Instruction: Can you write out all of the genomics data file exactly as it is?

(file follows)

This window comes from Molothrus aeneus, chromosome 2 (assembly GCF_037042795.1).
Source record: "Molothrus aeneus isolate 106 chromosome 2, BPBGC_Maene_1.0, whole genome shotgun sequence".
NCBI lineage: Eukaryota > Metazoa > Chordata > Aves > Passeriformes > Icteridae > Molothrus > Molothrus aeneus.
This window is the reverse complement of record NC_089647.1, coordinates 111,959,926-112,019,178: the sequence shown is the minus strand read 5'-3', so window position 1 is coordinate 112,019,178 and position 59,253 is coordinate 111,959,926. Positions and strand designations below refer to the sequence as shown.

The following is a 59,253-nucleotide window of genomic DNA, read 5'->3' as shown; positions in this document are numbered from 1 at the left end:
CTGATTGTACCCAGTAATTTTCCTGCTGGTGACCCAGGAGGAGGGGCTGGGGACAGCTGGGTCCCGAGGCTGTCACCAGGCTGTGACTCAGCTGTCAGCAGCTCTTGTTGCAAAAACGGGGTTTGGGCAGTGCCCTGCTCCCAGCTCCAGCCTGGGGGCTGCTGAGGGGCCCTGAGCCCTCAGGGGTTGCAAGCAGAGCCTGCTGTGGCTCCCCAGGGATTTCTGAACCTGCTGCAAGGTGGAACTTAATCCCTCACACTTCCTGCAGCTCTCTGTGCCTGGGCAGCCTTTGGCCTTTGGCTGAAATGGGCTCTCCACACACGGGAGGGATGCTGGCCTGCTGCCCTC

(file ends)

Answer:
This window comes from Molothrus aeneus, chromosome 2 (assembly GCF_037042795.1).
Source record: "Molothrus aeneus isolate 106 chromosome 2, BPBGC_Maene_1.0, whole genome shotgun sequence".
NCBI lineage: Eukaryota > Metazoa > Chordata > Aves > Passeriformes > Icteridae > Molothrus > Molothrus aeneus.
This window is the reverse complement of record NC_089647.1, coordinates 111,959,926-112,019,178: the sequence shown is the minus strand read 5'-3', so window position 1 is coordinate 112,019,178 and position 59,253 is coordinate 111,959,926. Positions and strand designations below refer to the sequence as shown.

The following is a 59,253-nucleotide window of genomic DNA, read 5'->3' as shown; positions in this document are numbered from 1 at the left end:
CTGATTGTACCCAGTAATTTTCCTGCTGGTGACCCAGGAGGAGGGGCTGGGGACAGCTGGGTCCCGAGGCTGTCACCAGGCTGTGACTCAGCTGTCAGCAGCTCTTGTTGCAAAAACGGGGTTTGGGCAGTGCCCTGCTCCCAGCTCCAGCCTGGGGGCTGCTGAGGGGCCCTGAGCCCTCAGGGGTTGCAAGCAGAGCCTGCTGTGGCTCCCCAGGGATTTCTGAACCTGCTGCAAGGTGGAACTTAATCCCTCACACTTCCTGCAGCTCTCTGTGCCTGGGCAGCCTTTGGCCTTTGGCTGAAATGGGCTCTCCACACACGGGAGGGATGCTGGCCTGCTGCCCTC